Likelihood function

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In statistics, the likelihood function (often simply the likelihood) is a function of the parameters of a statistical model that plays a key role in statistical inference.

In non-technical parlance, "likelihood" is usually a synonym for "probability" but, in statistical usage, a clear technical distinction is made: the probability of some observed outcomes given a set of parameter values is referred to as the likelihood of the set of parameter values given the observed outcomes. For example in technical parlance, one may ask "If I were to flip a fair coin 100 times, what is the probability of it landing heads-up every time?" or "Given that I have flipped a coin 100 times and it has landed heads-up 100 times, what is the likelihood that the coin is fair?" but it would be improper to switch "likelihood" and "probability" in the two sentences.

Mathematically, writing X for the set of observed data and Θ for the set of parameter values, the expression P(X | Θ), the probability of X given Θ, can be interpreted as the expression L(Θ | X), the likelihood of Θ given X. The interpretation of L(Θ | X) as a function of Θ is especially obvious when X is fixed and Θ is allowed to vary.

Generally, L(Θ | X) is permitted to be any positive multiple of P(X | Θ). More precisely then, a likelihood function is any representative from an equivalence class of functions,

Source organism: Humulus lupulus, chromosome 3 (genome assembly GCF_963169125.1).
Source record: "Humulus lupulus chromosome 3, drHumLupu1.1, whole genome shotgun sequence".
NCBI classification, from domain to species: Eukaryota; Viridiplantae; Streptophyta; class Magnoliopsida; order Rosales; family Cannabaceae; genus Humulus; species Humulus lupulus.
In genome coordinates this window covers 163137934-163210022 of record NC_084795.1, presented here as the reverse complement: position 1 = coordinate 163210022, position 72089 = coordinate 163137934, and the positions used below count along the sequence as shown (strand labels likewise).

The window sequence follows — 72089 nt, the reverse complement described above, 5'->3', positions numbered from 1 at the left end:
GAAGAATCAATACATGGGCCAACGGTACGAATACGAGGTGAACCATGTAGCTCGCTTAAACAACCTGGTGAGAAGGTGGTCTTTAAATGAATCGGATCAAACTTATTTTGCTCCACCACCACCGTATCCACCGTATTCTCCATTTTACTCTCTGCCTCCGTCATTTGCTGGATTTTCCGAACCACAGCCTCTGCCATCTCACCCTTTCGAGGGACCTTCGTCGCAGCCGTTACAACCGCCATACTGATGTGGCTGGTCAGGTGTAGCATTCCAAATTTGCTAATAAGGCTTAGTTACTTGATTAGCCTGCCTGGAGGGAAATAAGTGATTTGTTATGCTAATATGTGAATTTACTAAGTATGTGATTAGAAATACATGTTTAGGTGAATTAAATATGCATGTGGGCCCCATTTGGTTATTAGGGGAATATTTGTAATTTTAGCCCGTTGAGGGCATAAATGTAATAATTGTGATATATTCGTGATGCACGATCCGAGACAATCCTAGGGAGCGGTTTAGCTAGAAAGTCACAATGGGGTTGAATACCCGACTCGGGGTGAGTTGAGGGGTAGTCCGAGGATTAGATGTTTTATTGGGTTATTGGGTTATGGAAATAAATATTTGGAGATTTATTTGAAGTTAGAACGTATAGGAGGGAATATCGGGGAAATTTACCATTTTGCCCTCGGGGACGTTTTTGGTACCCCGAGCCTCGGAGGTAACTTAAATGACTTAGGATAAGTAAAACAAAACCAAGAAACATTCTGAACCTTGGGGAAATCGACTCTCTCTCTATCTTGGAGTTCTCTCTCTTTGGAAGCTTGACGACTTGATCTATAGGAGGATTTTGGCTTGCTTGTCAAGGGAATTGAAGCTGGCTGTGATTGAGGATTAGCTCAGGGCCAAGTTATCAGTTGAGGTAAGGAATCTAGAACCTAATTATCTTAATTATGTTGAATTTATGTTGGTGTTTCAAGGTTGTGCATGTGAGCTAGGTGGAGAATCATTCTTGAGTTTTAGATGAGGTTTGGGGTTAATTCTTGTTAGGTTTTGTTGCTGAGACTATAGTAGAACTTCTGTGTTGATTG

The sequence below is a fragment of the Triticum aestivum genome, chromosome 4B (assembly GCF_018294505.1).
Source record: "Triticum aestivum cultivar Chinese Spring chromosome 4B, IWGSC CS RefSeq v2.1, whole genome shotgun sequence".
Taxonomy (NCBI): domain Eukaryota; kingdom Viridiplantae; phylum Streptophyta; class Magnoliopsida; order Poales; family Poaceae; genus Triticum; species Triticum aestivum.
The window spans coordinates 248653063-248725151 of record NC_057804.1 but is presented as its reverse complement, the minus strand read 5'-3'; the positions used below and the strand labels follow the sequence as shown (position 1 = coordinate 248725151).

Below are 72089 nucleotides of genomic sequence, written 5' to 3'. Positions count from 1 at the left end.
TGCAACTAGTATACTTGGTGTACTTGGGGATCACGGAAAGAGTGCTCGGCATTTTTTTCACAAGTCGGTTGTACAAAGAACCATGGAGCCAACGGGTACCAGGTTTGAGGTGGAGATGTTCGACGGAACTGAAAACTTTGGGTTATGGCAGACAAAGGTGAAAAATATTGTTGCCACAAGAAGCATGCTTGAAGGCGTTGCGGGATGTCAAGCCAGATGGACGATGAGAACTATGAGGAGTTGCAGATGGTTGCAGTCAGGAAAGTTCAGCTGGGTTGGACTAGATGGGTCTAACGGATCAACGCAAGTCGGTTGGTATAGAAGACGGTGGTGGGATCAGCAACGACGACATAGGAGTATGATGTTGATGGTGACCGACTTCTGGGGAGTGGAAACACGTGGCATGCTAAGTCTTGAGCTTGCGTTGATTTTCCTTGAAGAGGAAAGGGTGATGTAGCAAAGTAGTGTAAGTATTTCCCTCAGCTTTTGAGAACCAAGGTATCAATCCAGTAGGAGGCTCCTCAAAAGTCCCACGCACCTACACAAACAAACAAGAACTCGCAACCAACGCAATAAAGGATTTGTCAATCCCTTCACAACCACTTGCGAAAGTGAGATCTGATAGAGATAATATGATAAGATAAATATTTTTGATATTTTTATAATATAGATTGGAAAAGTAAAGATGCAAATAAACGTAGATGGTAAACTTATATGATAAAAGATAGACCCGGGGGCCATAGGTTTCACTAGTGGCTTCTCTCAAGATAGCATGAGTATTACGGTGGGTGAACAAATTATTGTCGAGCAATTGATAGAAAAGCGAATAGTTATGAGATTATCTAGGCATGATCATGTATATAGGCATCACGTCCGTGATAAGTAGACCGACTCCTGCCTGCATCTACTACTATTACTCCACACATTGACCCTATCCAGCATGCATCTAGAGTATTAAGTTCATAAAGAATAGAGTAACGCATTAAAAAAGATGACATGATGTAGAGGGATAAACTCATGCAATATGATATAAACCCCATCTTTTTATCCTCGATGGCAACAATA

where the constant of proportionality α > 0 is not permitted to depend upon Θ. In particular, the numerical value L(Θ | X) alone is immaterial; all that matters are likelihood ratios, such as those of the form

that are invariant with respect to the constant of proportionality α.

A. W. F. Edwards defined support to be the natural logarithm of the likelihood ratio, and the support function as the natural logarithm of the likelihood function (i.e. same as the log-likelihood, see below).[1] However, there is potential for confusion with the mathematical meaning of 'support', and this terminology is not widely used outside Edwards' main applied field of phylogenetics.

For more about making inferences via likelihood functions, see also the method of maximum likelihood, and likelihood-ratio testing.


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